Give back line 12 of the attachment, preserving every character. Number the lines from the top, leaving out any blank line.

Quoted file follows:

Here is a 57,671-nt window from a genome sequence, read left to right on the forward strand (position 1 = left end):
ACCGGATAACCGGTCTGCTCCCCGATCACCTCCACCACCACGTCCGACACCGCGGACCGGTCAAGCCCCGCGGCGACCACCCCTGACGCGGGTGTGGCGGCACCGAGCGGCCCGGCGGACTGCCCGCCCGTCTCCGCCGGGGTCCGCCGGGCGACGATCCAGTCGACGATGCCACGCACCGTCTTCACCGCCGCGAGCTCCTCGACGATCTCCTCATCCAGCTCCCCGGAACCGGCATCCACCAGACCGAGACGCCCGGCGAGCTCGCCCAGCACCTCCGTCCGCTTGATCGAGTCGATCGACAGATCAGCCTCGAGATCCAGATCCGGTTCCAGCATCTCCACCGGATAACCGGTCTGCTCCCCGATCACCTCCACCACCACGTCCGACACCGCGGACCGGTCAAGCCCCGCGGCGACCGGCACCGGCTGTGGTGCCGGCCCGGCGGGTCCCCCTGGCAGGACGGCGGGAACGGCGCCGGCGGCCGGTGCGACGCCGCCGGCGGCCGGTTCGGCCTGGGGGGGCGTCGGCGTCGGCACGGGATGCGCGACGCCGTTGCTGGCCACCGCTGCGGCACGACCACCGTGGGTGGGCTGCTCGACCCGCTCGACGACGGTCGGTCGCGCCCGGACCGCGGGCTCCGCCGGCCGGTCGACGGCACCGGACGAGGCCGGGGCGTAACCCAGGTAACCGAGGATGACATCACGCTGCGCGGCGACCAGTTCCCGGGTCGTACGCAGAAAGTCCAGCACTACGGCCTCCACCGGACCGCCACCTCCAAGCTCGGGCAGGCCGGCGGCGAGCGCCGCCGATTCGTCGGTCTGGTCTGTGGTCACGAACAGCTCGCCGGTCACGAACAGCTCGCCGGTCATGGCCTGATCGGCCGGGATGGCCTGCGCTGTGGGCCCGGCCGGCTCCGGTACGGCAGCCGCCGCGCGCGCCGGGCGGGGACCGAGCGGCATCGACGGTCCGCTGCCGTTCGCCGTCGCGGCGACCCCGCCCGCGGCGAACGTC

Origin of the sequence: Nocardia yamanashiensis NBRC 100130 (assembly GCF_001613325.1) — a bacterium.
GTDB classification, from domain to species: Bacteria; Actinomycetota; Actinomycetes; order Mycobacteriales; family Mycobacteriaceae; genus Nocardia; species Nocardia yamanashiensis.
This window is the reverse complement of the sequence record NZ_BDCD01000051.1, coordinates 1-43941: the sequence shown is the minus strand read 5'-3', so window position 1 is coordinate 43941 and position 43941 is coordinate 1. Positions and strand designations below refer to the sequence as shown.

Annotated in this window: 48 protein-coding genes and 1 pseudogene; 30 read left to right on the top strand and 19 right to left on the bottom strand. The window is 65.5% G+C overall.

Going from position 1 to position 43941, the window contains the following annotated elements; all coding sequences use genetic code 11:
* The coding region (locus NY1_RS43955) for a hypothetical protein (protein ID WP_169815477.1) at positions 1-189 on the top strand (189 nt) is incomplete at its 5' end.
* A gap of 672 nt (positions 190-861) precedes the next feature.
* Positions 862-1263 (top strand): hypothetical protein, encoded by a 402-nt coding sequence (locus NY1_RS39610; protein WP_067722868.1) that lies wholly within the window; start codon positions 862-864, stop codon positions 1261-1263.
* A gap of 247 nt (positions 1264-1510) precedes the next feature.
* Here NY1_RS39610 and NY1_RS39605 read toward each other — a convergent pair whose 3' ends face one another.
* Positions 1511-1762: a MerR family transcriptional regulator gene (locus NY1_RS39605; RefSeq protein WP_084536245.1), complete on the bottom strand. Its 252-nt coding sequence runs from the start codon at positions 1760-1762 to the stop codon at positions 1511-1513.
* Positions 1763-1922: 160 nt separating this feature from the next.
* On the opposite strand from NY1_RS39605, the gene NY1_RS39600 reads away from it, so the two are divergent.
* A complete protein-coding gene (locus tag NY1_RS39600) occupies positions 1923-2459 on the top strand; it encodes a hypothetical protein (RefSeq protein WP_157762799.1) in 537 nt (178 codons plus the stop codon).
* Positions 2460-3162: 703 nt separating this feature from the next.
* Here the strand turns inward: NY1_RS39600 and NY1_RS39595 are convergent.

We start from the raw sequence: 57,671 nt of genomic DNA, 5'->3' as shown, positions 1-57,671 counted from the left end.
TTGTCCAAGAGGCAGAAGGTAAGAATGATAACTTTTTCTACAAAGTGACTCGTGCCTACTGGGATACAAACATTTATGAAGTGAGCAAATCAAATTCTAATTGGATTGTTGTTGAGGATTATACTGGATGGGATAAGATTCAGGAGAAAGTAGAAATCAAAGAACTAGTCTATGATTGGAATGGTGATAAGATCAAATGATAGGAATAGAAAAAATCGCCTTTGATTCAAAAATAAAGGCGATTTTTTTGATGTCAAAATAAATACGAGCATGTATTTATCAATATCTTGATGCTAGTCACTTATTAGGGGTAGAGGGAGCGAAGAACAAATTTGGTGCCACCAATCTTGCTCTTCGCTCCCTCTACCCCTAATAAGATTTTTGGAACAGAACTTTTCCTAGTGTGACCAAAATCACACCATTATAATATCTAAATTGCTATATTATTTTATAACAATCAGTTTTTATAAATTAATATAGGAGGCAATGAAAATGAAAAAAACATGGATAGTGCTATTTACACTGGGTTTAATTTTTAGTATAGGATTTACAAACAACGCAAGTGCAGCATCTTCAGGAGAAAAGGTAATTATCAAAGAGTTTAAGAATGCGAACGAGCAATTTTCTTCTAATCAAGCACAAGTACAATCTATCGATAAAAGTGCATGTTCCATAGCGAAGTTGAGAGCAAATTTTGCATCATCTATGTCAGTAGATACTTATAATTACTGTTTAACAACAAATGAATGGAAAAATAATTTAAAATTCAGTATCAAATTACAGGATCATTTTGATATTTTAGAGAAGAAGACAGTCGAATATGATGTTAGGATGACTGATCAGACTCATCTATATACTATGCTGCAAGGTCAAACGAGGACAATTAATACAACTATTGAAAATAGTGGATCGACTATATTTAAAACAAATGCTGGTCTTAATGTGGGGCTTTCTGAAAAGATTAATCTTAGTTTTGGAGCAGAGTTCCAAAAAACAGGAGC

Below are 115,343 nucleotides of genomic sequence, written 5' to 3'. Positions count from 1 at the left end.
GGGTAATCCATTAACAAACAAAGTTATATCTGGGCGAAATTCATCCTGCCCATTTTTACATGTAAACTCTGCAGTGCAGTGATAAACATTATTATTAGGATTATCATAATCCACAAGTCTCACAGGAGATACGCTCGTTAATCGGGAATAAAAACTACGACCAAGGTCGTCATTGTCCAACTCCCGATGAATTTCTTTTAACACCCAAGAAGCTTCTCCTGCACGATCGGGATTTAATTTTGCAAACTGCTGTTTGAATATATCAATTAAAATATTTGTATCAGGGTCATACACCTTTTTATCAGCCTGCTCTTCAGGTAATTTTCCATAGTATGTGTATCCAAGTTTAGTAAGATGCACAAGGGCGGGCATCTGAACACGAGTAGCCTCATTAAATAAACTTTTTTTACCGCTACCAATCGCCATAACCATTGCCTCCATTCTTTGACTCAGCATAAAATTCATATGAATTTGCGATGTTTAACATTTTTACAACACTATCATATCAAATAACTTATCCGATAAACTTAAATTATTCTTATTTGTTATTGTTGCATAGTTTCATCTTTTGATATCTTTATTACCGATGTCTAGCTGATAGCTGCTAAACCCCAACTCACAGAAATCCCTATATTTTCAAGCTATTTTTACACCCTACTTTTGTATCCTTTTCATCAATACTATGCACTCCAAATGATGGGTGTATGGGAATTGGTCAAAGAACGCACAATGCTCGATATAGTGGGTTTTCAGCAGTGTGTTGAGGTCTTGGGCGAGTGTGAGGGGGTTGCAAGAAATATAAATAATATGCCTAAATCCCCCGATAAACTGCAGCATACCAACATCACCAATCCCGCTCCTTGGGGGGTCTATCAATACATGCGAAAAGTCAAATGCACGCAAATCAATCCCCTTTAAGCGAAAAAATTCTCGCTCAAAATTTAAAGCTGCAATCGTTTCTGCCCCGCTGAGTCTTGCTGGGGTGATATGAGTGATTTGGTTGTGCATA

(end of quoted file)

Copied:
* Here NY1_RS39610 and NY1_RS39605 read toward each other — a convergent pair whose 3' ends face one another.